Armed with a new logo and a new direction, Rostec, the largest current shareholder of the Kalashnikov Concern, abbreviated C.K., is re-launching the Kalashnikov brand and the AK-pattern rifle as “the weapon of peace.”
“The Kalashnikov is a Russian symbol that is known across the world,” said Alexei Krivoruchko, Kalashnikov’s chief executive officer at a launch party in Moscow. “The rebranding is a symbol of changes in the way our business works and our product lines that have been long in the making. The new brand will reflect our main principles: reliability, responsibility and technological efficiency.”
The move will finalize the union of several Russian brands under one roof including Kalashnikov, Izhmash and Baikal. These companies together make up the Kalashnikov Concern and represent not just military and police arms, but sporting guns for hunting and competition, learners and pellet guns and of course, firearms for personal defense.
Russia recently eased their gun laws to permit licensed firearm owners to carry guns for self-defense. The new laws let people carry handguns, shotguns and less-than-lethal weapons for personal protection. Prior to the new laws gun owners could only travel with firearms if they were traveling to and from hunts and other sporting engagements.
The new policies are designed to spur sales around the world. The Kalashnikov Concern took a big hit this year following U.S. trade sanctions against the then-predominately state-held company due to Russia’s presence and involvement in the Crimean Crisis.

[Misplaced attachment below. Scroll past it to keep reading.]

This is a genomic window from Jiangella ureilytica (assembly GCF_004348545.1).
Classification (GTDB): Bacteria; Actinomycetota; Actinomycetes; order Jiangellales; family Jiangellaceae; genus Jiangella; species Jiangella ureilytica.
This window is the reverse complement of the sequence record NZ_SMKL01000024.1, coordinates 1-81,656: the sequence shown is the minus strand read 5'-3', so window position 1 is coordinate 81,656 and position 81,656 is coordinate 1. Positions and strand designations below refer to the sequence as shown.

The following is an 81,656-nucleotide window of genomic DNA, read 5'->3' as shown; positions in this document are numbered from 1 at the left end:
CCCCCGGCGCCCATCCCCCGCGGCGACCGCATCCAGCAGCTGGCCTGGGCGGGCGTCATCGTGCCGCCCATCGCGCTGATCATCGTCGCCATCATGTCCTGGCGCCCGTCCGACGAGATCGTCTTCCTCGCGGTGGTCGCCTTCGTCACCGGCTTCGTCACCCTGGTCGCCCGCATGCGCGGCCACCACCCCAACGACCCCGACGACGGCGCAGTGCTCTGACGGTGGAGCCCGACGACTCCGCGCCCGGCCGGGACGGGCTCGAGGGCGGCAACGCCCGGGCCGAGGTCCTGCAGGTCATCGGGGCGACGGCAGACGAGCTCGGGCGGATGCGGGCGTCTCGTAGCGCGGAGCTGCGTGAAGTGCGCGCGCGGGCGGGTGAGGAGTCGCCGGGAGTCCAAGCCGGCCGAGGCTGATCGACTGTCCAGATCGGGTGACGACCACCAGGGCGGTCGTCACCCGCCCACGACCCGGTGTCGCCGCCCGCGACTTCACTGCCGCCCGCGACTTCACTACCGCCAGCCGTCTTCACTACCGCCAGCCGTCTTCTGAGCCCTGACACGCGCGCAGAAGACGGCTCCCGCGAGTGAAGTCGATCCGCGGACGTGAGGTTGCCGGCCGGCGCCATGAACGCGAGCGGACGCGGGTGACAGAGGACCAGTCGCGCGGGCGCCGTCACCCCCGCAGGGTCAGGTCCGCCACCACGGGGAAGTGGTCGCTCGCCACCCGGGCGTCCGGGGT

These sanctions completely bar the importation of Kalashnikov Concern products to the States, deeply cutting at the firm’s bottom line. The company planned to import several hundred thousand firearms to the U.S. and Canada in the next couple of years.
The new marketing campaign is aiming to re-frame the AK not just as a fighting rifle, but a symbol of social and cultural revolution.
“The gun was made for the defense of a country that was living through the cold war and had to be prepared for a major intervention,” explains the video. “The simple and reliable AK was also in demand well beyond the borders of the Soviet Union.
“It precipitated not just a technological but a social revolution. Freedom movements in Africa, Asia and Latin America could at last fight back against professional colonial armies. The AK-47 gave them the chance to demand rights and achieve justice. This is a weapon which helped people defend their families and futures, and demand the right to a peaceful future.”
The re-branding went on to take a page from Colt bible, famously selling their guns under the slogan “Abe Lincoln may have freed all men, but Sam Colt made them equal,” stating that “The idea is that weapons should help keep the peace, uphold justice, dignity and the right to life.
“Weapons make a man courageous, alert and create high sense of responsibility. Weapons protect the weak from the strong.
“With a weapon in hand, people can ensure a peaceful future for their families, the nation and the country.”
While their future in the U.S. is still unknown, their international plans remain unshaken. The Kalashnikov brand will be expanded to include sportswear, a fashion line and knives and cutlery, all built to live up to the world-renown Kalashnikov reputation, re-focusing on sales to Asia and South America in addition to Russia and parts of Europe.
Rostec’s Sergei Chemezov has high hopes for the new brand and direction, expecting the Kalashnikov name to one day be as well-known around the world as Apple is today.